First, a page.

A new EU sales tax on art will dramatically increase the cost of art sales in France. It “will be fatal” for the country’s art market,” warns Thaddeus Ropak, founder of the global gallery brand of the same name. He is one of a growing legion of dealers, auctioneers and consultants who have taken up arms against this rule.
The directive aims to impose a sales tax on imports of goods, including works of art, at 20% for all EU members. It also implies the abolition of the “margin scheme”, widely used by French dealers, which reduces the amount of VAT paid on works of art.
The directive on sales tax on art was quietly passed by the European Commission on April 5, 2022, but only caught the attention of the wider art and antiques industry after the publication of the French financial daily Les Echos.
While this rule applies to all 27 EU countries, it will be particularly detrimental to the French art market.
It should be noted that the country is currently experiencing a renaissance in the art market: its share of global art sales has grown from 3% in 2001 to 7% in 2021, and now, according to the research company Art Economics, it accounts for half of the EU market.
The clear signs of this are:
- mega galleries such as David Zwirner and Hauser & Wirth have recently opened outposts in their capital, Art Basel launching its Paris+ fair;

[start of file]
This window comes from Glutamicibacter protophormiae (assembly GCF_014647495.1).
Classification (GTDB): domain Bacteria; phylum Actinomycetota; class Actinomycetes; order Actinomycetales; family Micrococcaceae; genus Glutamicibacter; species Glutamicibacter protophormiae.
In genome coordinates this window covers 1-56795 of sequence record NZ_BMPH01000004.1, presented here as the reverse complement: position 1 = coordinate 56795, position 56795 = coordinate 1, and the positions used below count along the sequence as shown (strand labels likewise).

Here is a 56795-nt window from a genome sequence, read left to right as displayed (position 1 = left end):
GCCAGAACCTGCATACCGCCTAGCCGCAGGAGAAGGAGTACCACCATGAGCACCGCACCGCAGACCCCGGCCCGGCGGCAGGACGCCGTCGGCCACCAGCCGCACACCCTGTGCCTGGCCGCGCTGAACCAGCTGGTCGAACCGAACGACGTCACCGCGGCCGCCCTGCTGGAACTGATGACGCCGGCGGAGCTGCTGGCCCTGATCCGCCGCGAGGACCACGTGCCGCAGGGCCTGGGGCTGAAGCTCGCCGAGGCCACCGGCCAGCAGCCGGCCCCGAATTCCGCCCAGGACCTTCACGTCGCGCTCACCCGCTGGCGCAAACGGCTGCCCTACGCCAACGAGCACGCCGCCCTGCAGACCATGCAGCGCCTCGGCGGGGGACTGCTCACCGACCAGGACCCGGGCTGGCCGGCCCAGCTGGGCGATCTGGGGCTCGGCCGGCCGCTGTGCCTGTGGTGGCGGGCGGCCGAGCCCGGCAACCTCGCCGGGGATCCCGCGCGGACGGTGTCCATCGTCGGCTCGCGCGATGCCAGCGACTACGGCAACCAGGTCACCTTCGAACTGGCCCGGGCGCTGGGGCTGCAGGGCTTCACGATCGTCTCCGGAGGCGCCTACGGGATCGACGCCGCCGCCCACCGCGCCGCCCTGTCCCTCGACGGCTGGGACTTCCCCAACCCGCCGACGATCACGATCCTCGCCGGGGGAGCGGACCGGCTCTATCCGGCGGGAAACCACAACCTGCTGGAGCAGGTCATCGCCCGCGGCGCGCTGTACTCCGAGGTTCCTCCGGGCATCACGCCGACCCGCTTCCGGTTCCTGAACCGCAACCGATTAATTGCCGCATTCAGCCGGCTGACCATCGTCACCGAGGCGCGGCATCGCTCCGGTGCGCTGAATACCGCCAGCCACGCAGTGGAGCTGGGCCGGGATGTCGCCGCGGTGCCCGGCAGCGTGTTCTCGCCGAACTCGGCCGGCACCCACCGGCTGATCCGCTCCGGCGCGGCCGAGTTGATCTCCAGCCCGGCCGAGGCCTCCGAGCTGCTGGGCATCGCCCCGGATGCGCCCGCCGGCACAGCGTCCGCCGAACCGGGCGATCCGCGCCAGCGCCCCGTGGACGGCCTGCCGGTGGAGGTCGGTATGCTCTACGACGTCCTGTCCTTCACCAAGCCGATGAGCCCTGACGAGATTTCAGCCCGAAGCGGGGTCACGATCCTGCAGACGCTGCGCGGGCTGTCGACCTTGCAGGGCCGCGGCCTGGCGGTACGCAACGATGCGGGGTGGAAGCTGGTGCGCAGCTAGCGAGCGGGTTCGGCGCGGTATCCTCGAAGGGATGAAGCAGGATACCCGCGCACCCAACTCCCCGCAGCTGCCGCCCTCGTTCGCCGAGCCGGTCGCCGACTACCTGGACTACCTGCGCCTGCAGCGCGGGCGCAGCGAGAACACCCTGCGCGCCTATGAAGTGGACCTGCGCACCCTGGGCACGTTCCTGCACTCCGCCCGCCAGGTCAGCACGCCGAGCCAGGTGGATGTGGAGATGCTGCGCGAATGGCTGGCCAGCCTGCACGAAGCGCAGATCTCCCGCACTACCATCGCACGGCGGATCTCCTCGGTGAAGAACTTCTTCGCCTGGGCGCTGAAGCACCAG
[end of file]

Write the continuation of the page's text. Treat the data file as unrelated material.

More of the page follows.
- booming auction results totaled over $1 billion for the first time in France last year.
A key factor behind French art market success is that it charges the lowest art import duty in the EU at 5.5%. This number is significantly lower than other wealthy EU countries with established art industries such as Germany (19%), Spain (21%) and Italy (22%).
Before Brexit, the British import tax of 5% VAT was the lowest in the EU. But his exit from the union has made France “the only entry point for global players in the EU,” says Franck Prazan, director of Paris-based gallery Applicat. -Prazan.
France currently maintains this rate of 5.5% for sales of works of art imported into the country or sold by an artist to a gallery. The VAT rate of 20% theoretically applies only to profits earned from secondary sales.
EU member states have to implement the directive into their national legislation until January 1, 2025. But Prazan believes it will likely come into effect in France if not stopped by the end of 2023 under the next budget.
But there may still be hope. After a meeting with the French Ministry of Culture, CPGA President Marion Papillon says that “we have definitely agreed that low sales tax rates of 5.5% are mandatory to support the French art market. This is the only way to apply the new tax cut rules.”
In fact, if applied correctly and under the guidance of industry professionals, the new directive may even have some beneficial effects on the French art market. A spokesman for the French economy ministry said the EU directive “does not oblige us to review the reduced sales tax” applicable to works of art, and that the new rule in fact makes it possible to apply the current low sales tax.